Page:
Shopping with the Kids Boy in trolley with Mum looking at products in Supermarket, Shop, Show them the items on the shelf and let them help decide, get them involved with the choices. Show them the options to choose from, if they point to a different tomato sauce brand, select their choice.

Allow them to pick four red apples and four green apples. Show them if there are bad marks on it and select a better one. Do the same with potatoes and tomatoes.

Pack a snack box for them at home with a few of their favourite sweets without paper wrappings and chippies. Keep it in your bag, hand it to them when they get irritable or peckish.

Even a colouring book with one or two colouring pencils tied to the book with a string helps to keep them occupied.

Start your shopping by selecting the most important items on the list first. The moment they say they want to go home, you know the shopping trip is over, rather come back later to get the rest. Pay and go home before a tantrum. You can not reason with a tired bored toddler.

Keep the experience enjoyable. Let them choose the sweeties and chippies, select only one a week.   Involve them wherever you can and soon they will start enjoying it.

Praise them for their effort. Tell them how proud you are of what they have done. They have helped you to buy food for daddy. It gives them a feeling of self-worth and pride.

Shopping With The Kids

3. Young Children

At home when writing the shopping list ask them what are their favourites and add that to the list, or even better let them make their own list and compare.

 

Have an empty piece of paper, marked SHOPPING, pasted to the fridge for them to list an item needed on the next trip. Debate the need and urgency of items.

Sending them off to check on the stock still available in the cupboard, discuss and decide how much to buy. This will help them to estimate what is needed.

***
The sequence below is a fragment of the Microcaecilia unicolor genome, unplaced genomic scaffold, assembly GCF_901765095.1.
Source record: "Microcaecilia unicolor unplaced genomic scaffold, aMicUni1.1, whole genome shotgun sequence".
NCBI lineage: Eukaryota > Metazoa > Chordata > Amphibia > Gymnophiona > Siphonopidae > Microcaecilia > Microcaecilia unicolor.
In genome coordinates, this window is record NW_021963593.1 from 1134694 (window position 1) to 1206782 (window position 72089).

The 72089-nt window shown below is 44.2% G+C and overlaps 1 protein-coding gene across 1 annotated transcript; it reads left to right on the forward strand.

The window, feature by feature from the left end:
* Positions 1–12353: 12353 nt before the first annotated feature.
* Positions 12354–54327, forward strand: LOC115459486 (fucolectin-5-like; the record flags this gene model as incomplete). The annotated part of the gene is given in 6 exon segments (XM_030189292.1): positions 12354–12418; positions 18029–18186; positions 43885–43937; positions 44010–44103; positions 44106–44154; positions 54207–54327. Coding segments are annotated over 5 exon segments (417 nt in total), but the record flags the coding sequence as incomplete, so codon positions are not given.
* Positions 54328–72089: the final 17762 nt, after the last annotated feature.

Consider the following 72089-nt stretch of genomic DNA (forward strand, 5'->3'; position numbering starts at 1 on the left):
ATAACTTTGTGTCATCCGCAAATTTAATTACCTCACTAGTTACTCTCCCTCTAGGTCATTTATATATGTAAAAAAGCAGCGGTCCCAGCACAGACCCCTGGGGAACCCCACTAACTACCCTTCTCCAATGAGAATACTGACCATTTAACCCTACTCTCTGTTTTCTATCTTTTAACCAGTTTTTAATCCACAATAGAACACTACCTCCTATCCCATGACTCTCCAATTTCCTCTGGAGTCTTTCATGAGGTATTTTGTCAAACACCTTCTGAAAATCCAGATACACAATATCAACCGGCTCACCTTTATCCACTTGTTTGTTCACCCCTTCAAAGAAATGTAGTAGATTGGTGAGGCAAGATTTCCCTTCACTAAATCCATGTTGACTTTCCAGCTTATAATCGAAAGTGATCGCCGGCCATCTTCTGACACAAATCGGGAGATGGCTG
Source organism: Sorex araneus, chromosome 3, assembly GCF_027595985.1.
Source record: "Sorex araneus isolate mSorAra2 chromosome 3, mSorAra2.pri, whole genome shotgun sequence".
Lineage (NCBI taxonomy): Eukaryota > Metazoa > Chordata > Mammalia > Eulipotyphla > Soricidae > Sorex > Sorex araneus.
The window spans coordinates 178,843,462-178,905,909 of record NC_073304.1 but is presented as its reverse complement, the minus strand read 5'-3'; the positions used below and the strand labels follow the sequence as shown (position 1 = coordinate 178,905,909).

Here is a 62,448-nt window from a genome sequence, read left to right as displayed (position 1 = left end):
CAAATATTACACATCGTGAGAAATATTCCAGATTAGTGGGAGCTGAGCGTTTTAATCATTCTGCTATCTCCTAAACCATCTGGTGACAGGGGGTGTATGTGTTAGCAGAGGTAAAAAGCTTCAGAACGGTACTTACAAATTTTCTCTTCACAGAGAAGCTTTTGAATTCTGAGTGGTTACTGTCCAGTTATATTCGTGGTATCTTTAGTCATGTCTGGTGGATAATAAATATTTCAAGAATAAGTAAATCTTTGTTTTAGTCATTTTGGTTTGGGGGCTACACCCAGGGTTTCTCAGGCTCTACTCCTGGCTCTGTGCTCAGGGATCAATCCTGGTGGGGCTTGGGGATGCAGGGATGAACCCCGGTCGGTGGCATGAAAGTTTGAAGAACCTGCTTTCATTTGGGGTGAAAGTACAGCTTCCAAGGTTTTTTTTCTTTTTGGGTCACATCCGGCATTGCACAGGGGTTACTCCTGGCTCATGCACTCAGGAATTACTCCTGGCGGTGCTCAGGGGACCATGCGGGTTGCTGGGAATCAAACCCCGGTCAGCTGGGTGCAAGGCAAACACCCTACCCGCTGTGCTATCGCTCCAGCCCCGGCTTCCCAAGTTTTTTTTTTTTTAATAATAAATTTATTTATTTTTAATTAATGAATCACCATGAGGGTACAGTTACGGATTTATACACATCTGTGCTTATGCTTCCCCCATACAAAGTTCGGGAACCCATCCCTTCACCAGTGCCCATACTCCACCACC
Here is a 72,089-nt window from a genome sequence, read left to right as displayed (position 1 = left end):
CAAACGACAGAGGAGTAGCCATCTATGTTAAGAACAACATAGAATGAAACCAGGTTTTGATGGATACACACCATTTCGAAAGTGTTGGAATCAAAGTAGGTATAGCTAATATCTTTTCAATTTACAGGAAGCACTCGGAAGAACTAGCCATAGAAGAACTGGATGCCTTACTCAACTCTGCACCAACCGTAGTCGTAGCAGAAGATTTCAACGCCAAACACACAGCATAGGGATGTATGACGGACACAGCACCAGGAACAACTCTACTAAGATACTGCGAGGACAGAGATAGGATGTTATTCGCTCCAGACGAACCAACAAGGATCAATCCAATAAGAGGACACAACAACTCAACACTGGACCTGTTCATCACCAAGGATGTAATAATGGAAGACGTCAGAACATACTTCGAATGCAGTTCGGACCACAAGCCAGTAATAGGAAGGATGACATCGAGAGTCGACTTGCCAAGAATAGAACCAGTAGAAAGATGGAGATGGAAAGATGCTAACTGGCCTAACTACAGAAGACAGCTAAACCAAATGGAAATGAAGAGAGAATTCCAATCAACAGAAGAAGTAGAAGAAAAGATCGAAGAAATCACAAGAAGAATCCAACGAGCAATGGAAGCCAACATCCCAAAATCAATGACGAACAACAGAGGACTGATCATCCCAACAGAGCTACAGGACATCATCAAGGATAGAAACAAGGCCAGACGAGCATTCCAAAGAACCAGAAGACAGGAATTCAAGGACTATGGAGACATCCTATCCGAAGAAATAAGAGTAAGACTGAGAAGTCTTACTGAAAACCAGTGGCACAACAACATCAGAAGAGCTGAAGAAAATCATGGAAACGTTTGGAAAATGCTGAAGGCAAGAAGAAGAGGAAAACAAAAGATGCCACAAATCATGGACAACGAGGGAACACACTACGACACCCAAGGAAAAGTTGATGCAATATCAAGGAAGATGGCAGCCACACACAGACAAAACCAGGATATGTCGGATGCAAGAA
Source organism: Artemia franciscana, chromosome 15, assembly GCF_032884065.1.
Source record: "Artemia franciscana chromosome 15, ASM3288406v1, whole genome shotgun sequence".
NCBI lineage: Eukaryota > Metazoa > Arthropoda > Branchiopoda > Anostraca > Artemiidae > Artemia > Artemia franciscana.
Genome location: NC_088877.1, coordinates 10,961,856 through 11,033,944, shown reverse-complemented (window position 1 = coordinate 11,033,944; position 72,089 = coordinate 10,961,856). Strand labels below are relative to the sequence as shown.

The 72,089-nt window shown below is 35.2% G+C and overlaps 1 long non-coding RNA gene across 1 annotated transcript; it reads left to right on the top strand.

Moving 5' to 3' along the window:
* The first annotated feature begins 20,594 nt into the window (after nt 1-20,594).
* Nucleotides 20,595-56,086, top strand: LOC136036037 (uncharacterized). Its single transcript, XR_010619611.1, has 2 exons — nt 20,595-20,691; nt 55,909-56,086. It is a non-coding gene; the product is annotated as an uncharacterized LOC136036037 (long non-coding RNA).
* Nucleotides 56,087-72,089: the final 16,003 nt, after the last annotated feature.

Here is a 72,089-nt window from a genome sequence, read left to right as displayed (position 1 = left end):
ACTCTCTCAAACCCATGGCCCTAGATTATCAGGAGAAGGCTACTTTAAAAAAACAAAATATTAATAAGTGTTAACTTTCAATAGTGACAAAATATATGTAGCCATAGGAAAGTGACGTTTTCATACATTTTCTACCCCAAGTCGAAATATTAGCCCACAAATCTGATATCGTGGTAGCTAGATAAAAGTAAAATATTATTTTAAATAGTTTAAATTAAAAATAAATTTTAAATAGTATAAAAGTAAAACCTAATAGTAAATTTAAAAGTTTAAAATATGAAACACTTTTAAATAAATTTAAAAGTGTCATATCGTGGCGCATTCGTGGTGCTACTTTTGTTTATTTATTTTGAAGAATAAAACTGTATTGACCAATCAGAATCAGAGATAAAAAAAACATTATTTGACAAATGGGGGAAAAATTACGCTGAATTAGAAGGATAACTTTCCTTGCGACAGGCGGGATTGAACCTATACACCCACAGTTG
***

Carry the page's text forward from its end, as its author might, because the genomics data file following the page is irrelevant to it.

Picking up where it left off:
Give them the responsibility to put the bags and cool containers in the car. Have a check list and mark it off before you go.

When they know they can select something for themselves, one item within the budget, get them all excited. As they grow older, change it to get something for the family instead, teach them to share.

Engage by letting them help you find the products on the shelves, but keep a close eye on them and don’t let them out of your site.

As they get older and can read and write, let them make a list of their needs, toiletries, snacks for school, may be stationary for school.

Get them a small trolley and they do their own shopping with your assistance. Teach them how to select, what to look for. What is the best value for money and discuss why is it the best. Make sure the product or package is not damaged, the fruit is not over ripe or rotten. Turn the container with 6 eggs over to look for leaks from broken eggs.

You and the children have decided to bake some cupcakes for the weekend. At home, let them write the list of ingredients from the recipe, see what is in the cupboard.

Mark it off what is already at home and keep what is needed on the list to get from the shop. When shopping let them find it on the shelf and mark it off the list as they go.

Let them place their goods from their trolley on the counter at the cashier, Mum will pay.

They can pack the goods in a bag, put it in their trolley and push it to the car. Tell them how proud you are of their achievement, they have helped you tremendously with this big task helping the family.

Making them part of the team. It gives them confidence knowing they took part in an important aspect of the household and shared the responsibility. They have helped to make it all possible and they shared in the the control.

4. Older Children

Give older children an allowance with their pocket money. An allowance to buy their own personal goods like toothpaste, deodorant,  shaving cream, shampoo, conditioner, body spray, etc.